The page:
As hardcore as Hubstaff is all about tracking work, the tool does not allow for IP address restrictions, so your workers can say they are working from the office but they could actually be operating from a cruise ship in the Bahamas (unless they are using the mobile app to monitor time). This is a standard feature that’s available in almost every other instrument we tested. Hubstaff also does not enable admins to need users to snap a photo when they report to work. I guess it’s overkill to make somebody take a selfie before you start recording their screen and monitoring their keystrokes, but TSheets enables you to set this as a necessity (which makes sense, especially if you’re monitoring tasks done outside of a computer, such as retail, construction, or entertainment work). The program also doesn’t allow users clock via a telephone call, which can be a component TSheets along with other service providers make available for employees who do not have a smartphone.
Tracking Employee Work
We have touched on how a number of Hubstaff’s more Big Brother-like attributes factor into time tracking. However, the platform also has a lot of the hallmarks of worker monitoring tools. Hubstaff’s employee tracking attributes include keystroke logging, URL and program monitoring, GPS and place tracking, and activity screenshots.
As soon as you place your customers and they download the timer program onto their server, the desktop app not only monitors time but will take screenshots randomly or at custom intervals, for example three screenshots each minute. This applies not just to the user’s main display but any connected monitors too. Hubstaff doesn’t log keys however, it does track the action provided through the mouse and computer keyboard, giving companies a calculation of how active the worker is. This data all winds up around the Hubstaff dashboard in the Activity tab. This is where you can then pick an individual in the drop-down menu to view their screenshots connected with activity data.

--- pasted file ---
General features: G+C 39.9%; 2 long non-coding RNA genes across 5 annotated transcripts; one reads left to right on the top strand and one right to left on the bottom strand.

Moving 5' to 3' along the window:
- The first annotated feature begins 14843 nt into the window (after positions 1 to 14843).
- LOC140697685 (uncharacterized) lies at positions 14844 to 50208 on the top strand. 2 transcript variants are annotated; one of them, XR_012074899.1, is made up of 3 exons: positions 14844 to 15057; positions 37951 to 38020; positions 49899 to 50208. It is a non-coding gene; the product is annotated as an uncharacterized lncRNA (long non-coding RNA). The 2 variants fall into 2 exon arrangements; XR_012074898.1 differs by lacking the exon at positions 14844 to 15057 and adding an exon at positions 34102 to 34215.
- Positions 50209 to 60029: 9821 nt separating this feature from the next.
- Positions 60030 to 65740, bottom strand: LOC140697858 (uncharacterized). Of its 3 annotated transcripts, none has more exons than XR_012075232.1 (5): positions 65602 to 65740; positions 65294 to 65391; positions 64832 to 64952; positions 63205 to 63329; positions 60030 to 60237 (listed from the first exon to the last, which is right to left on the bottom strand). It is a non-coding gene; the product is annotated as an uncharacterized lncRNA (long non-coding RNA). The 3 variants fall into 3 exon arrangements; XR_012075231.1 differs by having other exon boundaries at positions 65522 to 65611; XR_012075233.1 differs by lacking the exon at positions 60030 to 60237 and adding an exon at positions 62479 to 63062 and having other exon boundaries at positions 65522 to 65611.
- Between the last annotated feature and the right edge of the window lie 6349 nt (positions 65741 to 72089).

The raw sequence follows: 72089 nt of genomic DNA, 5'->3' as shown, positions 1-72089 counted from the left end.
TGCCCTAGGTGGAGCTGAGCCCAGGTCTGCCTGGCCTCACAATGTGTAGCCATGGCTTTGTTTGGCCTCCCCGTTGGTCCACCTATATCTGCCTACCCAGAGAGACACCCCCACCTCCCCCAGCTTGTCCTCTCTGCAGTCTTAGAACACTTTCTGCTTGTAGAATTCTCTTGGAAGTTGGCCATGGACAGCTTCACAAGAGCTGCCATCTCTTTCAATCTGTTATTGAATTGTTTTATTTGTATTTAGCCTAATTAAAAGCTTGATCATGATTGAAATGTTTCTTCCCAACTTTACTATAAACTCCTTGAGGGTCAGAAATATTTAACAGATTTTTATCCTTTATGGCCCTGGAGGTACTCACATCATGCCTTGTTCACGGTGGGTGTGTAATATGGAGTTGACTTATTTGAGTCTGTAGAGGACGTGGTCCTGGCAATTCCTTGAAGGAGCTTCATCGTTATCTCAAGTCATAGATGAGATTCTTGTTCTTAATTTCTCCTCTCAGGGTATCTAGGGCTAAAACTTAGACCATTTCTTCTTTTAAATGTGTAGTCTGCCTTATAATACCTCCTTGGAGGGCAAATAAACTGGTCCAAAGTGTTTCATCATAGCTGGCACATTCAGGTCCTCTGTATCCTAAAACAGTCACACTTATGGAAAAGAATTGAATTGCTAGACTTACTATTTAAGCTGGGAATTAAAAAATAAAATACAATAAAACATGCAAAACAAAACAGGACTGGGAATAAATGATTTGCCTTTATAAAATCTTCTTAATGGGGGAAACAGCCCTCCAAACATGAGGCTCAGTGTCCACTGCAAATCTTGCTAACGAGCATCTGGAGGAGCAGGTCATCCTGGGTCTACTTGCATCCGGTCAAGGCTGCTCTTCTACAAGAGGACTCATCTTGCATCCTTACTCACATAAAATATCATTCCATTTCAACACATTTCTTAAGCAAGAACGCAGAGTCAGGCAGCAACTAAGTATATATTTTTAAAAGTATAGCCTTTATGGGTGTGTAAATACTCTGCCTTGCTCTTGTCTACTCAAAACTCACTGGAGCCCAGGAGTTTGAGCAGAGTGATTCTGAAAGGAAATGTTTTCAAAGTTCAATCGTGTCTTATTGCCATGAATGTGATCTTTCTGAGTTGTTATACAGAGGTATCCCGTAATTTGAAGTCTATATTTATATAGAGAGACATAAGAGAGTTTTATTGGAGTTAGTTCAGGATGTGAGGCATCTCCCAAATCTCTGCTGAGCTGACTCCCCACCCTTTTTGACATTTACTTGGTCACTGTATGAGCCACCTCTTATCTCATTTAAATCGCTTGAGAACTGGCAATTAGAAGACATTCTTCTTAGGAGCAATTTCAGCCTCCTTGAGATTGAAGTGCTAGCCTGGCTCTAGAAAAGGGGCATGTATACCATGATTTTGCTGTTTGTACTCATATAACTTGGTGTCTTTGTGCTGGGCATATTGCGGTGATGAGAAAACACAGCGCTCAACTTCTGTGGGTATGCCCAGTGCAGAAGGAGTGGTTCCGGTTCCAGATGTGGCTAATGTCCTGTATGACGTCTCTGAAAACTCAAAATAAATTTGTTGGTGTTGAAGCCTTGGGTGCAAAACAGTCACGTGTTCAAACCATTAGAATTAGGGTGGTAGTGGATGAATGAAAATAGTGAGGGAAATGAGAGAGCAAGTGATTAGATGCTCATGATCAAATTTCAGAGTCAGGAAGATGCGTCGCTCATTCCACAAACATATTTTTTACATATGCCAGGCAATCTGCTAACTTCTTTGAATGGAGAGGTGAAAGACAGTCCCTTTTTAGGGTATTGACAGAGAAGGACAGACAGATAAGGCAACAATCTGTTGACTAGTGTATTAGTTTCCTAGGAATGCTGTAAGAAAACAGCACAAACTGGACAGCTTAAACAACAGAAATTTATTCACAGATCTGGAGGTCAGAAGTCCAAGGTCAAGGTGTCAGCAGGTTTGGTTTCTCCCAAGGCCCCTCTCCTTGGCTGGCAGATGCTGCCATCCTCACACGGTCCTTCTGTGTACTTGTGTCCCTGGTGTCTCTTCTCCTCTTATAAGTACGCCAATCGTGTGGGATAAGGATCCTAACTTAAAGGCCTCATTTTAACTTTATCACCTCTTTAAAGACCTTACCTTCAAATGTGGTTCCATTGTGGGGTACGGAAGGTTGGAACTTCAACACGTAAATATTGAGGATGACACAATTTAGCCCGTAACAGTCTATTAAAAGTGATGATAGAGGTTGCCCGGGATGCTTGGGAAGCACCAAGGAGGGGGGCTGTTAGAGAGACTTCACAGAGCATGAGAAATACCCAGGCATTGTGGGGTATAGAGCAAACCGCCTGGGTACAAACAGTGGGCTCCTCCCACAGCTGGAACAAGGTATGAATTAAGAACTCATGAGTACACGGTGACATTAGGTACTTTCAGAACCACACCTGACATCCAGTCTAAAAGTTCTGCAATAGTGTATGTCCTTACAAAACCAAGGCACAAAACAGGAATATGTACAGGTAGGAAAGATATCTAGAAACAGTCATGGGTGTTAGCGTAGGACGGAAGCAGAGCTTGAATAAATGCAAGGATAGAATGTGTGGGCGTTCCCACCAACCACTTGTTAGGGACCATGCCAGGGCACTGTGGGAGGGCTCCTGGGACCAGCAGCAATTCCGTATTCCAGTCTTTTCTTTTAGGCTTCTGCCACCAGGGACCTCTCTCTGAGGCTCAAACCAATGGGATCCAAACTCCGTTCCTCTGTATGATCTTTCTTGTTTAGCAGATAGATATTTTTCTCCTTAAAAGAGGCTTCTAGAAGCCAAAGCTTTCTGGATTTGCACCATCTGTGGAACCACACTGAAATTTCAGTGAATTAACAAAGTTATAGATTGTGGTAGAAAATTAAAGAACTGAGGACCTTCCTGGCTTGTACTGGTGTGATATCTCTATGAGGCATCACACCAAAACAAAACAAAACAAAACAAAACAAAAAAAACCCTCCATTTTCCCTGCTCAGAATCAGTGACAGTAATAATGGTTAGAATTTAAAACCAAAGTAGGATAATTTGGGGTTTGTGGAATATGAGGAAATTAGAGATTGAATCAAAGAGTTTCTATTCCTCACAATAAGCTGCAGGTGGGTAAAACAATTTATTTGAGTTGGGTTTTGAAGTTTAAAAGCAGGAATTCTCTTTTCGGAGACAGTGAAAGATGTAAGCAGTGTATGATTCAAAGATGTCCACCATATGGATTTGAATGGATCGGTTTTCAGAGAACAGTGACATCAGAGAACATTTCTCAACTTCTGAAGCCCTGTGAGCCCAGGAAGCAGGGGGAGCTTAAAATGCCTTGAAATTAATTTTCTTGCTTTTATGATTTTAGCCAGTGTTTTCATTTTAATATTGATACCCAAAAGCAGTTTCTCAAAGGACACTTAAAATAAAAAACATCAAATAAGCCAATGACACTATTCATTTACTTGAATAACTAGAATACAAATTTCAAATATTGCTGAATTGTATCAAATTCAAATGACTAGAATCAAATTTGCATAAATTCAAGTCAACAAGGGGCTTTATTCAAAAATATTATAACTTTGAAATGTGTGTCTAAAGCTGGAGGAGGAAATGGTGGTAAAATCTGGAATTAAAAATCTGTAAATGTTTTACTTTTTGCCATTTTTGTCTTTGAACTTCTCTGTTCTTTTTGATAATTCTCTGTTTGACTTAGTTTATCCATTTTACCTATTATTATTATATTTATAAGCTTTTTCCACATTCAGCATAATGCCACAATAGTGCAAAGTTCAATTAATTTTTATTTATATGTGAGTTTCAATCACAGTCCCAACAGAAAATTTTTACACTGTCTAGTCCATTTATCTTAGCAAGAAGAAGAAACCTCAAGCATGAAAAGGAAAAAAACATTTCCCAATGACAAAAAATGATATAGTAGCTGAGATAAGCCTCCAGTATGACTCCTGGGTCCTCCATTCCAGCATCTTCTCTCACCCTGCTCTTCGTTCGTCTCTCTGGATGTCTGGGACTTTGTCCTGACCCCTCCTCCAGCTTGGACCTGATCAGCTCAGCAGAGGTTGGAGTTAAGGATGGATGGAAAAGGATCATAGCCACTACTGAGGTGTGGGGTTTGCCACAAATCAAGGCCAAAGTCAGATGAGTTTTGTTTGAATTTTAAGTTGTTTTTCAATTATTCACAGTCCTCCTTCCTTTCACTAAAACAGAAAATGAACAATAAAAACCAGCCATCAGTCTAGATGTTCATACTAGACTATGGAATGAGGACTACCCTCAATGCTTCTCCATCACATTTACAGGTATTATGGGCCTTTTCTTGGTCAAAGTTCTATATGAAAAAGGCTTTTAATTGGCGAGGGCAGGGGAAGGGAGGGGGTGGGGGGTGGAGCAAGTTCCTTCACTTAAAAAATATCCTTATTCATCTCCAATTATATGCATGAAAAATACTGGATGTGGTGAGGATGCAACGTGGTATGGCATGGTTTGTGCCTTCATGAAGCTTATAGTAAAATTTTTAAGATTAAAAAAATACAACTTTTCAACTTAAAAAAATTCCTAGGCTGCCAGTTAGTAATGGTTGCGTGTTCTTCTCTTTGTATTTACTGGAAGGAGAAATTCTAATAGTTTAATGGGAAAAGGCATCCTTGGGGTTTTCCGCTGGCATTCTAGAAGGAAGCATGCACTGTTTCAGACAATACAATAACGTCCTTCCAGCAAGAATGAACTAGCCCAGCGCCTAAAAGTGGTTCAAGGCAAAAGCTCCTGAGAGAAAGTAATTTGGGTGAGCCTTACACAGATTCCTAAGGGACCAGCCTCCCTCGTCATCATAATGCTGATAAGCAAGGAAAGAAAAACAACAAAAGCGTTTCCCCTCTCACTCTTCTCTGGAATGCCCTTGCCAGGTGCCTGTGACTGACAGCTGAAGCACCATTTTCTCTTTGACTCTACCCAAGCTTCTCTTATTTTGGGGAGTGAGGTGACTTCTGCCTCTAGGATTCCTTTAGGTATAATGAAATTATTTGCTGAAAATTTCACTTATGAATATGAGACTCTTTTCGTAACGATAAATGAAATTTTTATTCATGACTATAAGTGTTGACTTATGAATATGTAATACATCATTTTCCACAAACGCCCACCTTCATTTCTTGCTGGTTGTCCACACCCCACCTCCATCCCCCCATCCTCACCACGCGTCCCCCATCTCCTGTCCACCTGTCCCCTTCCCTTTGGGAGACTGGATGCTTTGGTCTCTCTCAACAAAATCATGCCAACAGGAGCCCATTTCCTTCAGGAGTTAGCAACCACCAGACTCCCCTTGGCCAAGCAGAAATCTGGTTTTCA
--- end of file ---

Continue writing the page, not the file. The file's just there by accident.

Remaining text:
If it comes to application and URL tracking, Hubstaff goes beyond simply tracking time to learn what sites and programs an employee opened or visited and how long they were there. The Reports section may subsequently run custom queries on vectors like app usage mapped against time and action. Hubstaff incorporates with project and task management tools such as Asana and Trello to filter reports from particular tasks or projects to monitor productivity.
One unique employee monitoring feature offered is GPS location tracking through Hubstaff’s mobile program. While the mobile app can not take screenshots or catch mobile app and site activity, it lets you track and log location for workers working in the field. While the depth of tracking surveillance and data features can not step up to a grid application for example Teramind, our Editors’ Choice for worker tracking, Hubstaff includes a useful selection of features for employers that want a little more oversight. Employee Monitoring App
Hubstaff is a easy-to-administer, feature-rich, time monitoring tool. If you are diligent about tracking employee behavior while on the clock, then there is no better program available than Hubstaff. You’ll have the ability to log screenshots, monitor keystroke volume, and path moves via GPS monitoring.
Unfortunately, if you’re looking for a platform that goes the excess mile to enable customization, irregular data entry, or even a more advanced reporting arrangement, then Hubstaff will not be right for you. Additionally, should you opt for another system, your employees will thank you for not needing them to obtain a secondary program for tracking time–particularly once you consider that every other tool we reviewed makes this potential within the boundaries of their web-based UI. Employee Monitoring App